5

I am trying to find a simple way to create a form that allows the editing of two models with foreign key relationship simultaneously.

After some research, it seems that Inline formsets come very close to what I want to do.

The django documentation offers this example:

from django.db import models

class Author(models.Model):
    name = models.CharField(max_length=100)

class Book(models.Model):
    author = models.ForeignKey(Author, on_delete=models.CASCADE)
    title = models.CharField(max_length=100)

And then,

>>> from django.forms import inlineformset_factory
>>> BookFormSet = inlineformset_factory(Author, Book, fields=('title',))
>>> author = Author.objects.get(name='Mike Royko')
>>> formset = BookFormSet(instance=author)

Let's suppose Author has a second field, city. Can I use the fields argument to add a city to the form?

If inline formsets are not the way to go, is there another way that generates this joint form?


After some more research, I found django model Form. Include fields from related models from 2009 which hints that inline form sets might not be the way to go.

I would be very much interested if there's a default solution with a different factory.

2
  • Hey, @cel I was wondering, did you find my answer helpful? – John Moutafis Feb 2 '18 at 11:52
  • @JohnMoutafis, yes! sorry I forgot to upvote :) – cel Feb 4 '18 at 8:24
3

Well, this is a bit different from the linked post because there the relationship is a OneToOne and not a ForeignKey.

There is no django factory (at least that I know of) to do what you want automatically. You can try the following instead:

  • Create a ModelForm for the depended table (Book in this case):

    class BookForm(forms.ModelForm):
        class Meta:
            model = Book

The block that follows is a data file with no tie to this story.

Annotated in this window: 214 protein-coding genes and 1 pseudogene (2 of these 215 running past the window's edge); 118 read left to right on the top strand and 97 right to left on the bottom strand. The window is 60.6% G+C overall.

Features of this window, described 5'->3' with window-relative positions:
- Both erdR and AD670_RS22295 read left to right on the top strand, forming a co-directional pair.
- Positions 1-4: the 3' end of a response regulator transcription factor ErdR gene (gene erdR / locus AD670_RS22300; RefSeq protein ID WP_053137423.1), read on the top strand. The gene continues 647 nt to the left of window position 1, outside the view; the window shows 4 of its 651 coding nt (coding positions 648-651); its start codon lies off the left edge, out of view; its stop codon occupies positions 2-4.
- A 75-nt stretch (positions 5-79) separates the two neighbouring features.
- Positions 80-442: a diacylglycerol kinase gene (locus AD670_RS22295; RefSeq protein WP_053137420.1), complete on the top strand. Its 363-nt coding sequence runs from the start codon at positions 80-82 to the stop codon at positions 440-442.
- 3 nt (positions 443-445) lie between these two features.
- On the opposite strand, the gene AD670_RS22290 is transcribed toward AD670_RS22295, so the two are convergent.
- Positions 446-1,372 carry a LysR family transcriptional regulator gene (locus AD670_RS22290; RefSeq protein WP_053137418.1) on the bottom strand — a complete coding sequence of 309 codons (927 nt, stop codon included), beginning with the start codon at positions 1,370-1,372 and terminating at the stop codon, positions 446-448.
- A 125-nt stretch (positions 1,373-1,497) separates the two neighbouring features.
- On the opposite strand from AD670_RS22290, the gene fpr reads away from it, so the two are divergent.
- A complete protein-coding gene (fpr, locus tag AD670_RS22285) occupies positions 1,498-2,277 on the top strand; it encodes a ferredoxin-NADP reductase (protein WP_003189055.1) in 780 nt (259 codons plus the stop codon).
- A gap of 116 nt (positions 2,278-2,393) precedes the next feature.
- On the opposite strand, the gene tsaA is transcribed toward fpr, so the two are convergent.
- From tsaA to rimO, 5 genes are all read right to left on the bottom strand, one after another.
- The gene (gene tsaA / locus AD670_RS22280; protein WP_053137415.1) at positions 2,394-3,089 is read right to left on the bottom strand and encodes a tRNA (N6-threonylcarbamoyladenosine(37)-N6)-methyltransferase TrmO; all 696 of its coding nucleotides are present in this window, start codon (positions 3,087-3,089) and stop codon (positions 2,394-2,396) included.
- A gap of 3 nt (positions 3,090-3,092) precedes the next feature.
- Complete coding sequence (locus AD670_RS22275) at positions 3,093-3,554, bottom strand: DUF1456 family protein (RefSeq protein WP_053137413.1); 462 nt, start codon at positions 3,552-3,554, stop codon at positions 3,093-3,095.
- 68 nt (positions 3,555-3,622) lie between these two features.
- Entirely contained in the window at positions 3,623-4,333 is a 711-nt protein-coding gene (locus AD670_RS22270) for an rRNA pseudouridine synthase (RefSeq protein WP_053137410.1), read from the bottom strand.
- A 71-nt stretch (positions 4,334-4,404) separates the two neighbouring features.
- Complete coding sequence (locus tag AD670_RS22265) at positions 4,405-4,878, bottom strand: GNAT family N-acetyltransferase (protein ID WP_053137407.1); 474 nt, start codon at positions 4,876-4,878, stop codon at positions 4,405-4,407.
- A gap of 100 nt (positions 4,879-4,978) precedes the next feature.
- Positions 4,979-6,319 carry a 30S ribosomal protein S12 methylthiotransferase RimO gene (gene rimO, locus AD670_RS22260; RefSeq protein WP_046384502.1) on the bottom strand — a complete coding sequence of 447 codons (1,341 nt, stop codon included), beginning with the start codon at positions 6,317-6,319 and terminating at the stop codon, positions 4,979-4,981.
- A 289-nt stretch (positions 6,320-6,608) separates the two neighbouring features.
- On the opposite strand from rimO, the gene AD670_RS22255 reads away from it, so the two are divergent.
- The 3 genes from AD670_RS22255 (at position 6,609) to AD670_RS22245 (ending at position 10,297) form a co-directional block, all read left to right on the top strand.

fields = ['name', 'city', 'other_field', ...]
    
  • Create an inline_formset for the depended table:

    BookFormSet = inlineformset_factory(Author, Book, form=BookForm)
    
  • Use the formset in your view:

    def my_view(request):
        if request.method == 'POST':
            formset = BookFormSet(request.POST, instance=request.user)
            if formset.is_valid():
                ...
                formset.save()
        else:
            formset = BookFormSet(instance=request.user)
        return render_to_response("template.html", {"formset": formset})
    

    OR in a class based view: django class-based views with inline model-form or formset

  • Finally in the template (this part needs a bit of fumbling to get it right, but this is a general idea):

    <form action="." method="post">
        {% csrf_token %}
        {{ formset }}
        {{ formset.management_form }}
        <input type="submit" value="Submit">
    </form>
    
1
  • how does this render the Author profile? It would only show one form, being the books? – alias51 Aug 29 '19 at 16:28

Your Answer

By clicking “Post Your Answer”, you agree to our terms of service, privacy policy and cookie policy

Not the answer you're looking for? Browse other questions tagged or ask your own question.